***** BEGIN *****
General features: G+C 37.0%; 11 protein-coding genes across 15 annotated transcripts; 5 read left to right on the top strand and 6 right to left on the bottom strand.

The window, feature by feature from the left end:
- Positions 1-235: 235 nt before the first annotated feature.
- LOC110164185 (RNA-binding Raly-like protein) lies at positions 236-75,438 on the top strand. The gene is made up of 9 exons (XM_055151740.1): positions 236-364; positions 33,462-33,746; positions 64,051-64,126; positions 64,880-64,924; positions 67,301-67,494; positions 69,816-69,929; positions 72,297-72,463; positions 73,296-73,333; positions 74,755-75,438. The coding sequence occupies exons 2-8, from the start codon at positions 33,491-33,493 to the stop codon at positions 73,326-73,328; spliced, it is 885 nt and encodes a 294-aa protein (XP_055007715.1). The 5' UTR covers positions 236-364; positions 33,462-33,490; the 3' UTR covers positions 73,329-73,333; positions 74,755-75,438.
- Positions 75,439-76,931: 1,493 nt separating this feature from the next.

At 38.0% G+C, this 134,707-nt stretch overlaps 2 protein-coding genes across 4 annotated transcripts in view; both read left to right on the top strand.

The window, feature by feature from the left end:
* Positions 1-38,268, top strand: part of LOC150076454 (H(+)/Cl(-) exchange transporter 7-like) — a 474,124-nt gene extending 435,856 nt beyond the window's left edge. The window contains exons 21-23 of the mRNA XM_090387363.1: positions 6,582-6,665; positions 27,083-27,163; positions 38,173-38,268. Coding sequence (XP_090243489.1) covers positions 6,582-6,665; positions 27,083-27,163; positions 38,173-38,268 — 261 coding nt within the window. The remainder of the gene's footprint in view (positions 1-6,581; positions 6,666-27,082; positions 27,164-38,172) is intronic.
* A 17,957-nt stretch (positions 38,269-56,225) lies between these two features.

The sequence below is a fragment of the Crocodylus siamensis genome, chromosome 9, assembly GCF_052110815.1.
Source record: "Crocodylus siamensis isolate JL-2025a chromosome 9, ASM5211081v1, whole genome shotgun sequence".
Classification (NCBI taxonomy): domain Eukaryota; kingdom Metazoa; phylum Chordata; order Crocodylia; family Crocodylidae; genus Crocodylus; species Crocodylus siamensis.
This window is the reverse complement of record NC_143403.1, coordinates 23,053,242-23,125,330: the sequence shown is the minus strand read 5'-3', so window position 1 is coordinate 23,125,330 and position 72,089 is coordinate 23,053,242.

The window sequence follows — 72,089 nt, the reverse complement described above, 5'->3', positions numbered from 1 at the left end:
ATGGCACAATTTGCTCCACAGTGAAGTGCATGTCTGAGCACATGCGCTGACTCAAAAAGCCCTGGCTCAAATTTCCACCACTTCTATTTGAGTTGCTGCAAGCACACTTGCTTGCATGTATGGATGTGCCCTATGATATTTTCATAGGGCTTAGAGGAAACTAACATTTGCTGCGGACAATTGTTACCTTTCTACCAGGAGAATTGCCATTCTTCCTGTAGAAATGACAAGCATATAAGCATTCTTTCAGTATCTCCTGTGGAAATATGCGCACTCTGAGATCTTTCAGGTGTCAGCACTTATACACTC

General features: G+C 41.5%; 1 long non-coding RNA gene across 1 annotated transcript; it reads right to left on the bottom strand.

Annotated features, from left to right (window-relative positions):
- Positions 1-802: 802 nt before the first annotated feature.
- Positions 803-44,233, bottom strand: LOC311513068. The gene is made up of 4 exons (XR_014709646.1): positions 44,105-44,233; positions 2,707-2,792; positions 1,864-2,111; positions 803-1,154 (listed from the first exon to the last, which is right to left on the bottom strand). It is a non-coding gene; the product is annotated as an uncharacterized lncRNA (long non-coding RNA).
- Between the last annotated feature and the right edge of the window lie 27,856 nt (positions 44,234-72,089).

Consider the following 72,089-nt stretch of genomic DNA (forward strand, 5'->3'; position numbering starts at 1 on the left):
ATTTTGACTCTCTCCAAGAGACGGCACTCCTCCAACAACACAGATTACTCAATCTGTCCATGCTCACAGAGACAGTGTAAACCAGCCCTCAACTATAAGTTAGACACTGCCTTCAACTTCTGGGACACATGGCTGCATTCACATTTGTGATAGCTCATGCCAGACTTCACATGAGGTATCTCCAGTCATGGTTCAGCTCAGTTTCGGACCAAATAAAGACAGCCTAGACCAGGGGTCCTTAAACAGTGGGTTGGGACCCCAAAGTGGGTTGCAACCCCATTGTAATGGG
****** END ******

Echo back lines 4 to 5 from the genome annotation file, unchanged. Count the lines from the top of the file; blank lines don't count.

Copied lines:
- LOC110164185 (RNA-binding Raly-like protein) lies at positions 236-75,438 on the top strand. The gene is made up of 9 exons (XM_055151740.1): positions 236-364; positions 33,462-33,746; positions 64,051-64,126; positions 64,880-64,924; positions 67,301-67,494; positions 69,816-69,929; positions 72,297-72,463; positions 73,296-73,333; positions 74,755-75,438. The coding sequence occupies exons 2-8, from the start codon at positions 33,491-33,493 to the stop codon at positions 73,326-73,328; spliced, it is 885 nt and encodes a 294-aa protein (XP_055007715.1). The 5' UTR covers positions 236-364; positions 33,462-33,490; the 3' UTR covers positions 73,329-73,333; positions 74,755-75,438.
- Positions 75,439-76,931: 1,493 nt separating this feature from the next.